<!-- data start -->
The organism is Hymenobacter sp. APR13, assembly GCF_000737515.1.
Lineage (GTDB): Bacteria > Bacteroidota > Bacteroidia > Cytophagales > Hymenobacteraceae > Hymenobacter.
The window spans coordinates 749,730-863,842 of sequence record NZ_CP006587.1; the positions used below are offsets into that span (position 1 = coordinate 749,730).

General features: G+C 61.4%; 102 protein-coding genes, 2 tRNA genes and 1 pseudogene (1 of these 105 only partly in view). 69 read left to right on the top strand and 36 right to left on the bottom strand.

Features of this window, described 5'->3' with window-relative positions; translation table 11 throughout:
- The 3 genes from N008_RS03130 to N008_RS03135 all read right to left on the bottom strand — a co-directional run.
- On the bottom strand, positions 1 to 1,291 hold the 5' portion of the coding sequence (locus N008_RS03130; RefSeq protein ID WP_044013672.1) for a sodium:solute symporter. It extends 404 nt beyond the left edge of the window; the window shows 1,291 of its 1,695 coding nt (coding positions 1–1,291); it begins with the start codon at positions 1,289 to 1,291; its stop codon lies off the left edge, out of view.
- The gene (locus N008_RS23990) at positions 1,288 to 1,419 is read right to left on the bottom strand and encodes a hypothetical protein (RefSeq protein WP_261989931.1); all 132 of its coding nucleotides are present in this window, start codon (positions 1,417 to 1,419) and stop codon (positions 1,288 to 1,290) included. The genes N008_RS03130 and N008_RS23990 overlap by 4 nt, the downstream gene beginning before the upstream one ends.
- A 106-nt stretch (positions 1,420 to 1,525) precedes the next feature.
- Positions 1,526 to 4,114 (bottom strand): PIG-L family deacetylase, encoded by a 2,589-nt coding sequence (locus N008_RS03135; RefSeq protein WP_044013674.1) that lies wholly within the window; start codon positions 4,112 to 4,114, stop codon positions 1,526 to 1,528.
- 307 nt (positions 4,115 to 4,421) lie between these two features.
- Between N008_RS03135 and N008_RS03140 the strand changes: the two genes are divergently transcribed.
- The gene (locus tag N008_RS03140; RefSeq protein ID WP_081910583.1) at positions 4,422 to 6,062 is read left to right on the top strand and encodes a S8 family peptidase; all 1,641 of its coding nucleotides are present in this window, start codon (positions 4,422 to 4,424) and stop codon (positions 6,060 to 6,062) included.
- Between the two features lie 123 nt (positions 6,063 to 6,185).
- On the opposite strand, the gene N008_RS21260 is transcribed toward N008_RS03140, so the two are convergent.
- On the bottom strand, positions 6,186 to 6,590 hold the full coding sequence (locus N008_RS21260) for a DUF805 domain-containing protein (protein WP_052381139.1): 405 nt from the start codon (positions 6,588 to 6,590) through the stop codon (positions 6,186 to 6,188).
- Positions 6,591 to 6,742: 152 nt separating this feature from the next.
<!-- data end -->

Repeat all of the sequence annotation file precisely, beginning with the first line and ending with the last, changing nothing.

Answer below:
The organism is Hymenobacter sp. APR13, assembly GCF_000737515.1.
Lineage (GTDB): Bacteria > Bacteroidota > Bacteroidia > Cytophagales > Hymenobacteraceae > Hymenobacter.
The window spans coordinates 749,730-863,842 of sequence record NZ_CP006587.1; the positions used below are offsets into that span (position 1 = coordinate 749,730).

General features: G+C 61.4%; 102 protein-coding genes, 2 tRNA genes and 1 pseudogene (1 of these 105 only partly in view). 69 read left to right on the top strand and 36 right to left on the bottom strand.

Features of this window, described 5'->3' with window-relative positions; translation table 11 throughout:
- The 3 genes from N008_RS03130 to N008_RS03135 all read right to left on the bottom strand — a co-directional run.
- On the bottom strand, positions 1 to 1,291 hold the 5' portion of the coding sequence (locus N008_RS03130; RefSeq protein ID WP_044013672.1) for a sodium:solute symporter. It extends 404 nt beyond the left edge of the window; the window shows 1,291 of its 1,695 coding nt (coding positions 1–1,291); it begins with the start codon at positions 1,289 to 1,291; its stop codon lies off the left edge, out of view.
- The gene (locus N008_RS23990) at positions 1,288 to 1,419 is read right to left on the bottom strand and encodes a hypothetical protein (RefSeq protein WP_261989931.1); all 132 of its coding nucleotides are present in this window, start codon (positions 1,417 to 1,419) and stop codon (positions 1,288 to 1,290) included. The genes N008_RS03130 and N008_RS23990 overlap by 4 nt, the downstream gene beginning before the upstream one ends.
- A 106-nt stretch (positions 1,420 to 1,525) precedes the next feature.
- Positions 1,526 to 4,114 (bottom strand): PIG-L family deacetylase, encoded by a 2,589-nt coding sequence (locus N008_RS03135; RefSeq protein WP_044013674.1) that lies wholly within the window; start codon positions 4,112 to 4,114, stop codon positions 1,526 to 1,528.
- 307 nt (positions 4,115 to 4,421) lie between these two features.
- Between N008_RS03135 and N008_RS03140 the strand changes: the two genes are divergently transcribed.
- The gene (locus tag N008_RS03140; RefSeq protein ID WP_081910583.1) at positions 4,422 to 6,062 is read left to right on the top strand and encodes a S8 family peptidase; all 1,641 of its coding nucleotides are present in this window, start codon (positions 4,422 to 4,424) and stop codon (positions 6,060 to 6,062) included.
- Between the two features lie 123 nt (positions 6,063 to 6,185).
- On the opposite strand, the gene N008_RS21260 is transcribed toward N008_RS03140, so the two are convergent.
- On the bottom strand, positions 6,186 to 6,590 hold the full coding sequence (locus N008_RS21260) for a DUF805 domain-containing protein (protein WP_052381139.1): 405 nt from the start codon (positions 6,588 to 6,590) through the stop codon (positions 6,186 to 6,188).
- Positions 6,591 to 6,742: 152 nt separating this feature from the next.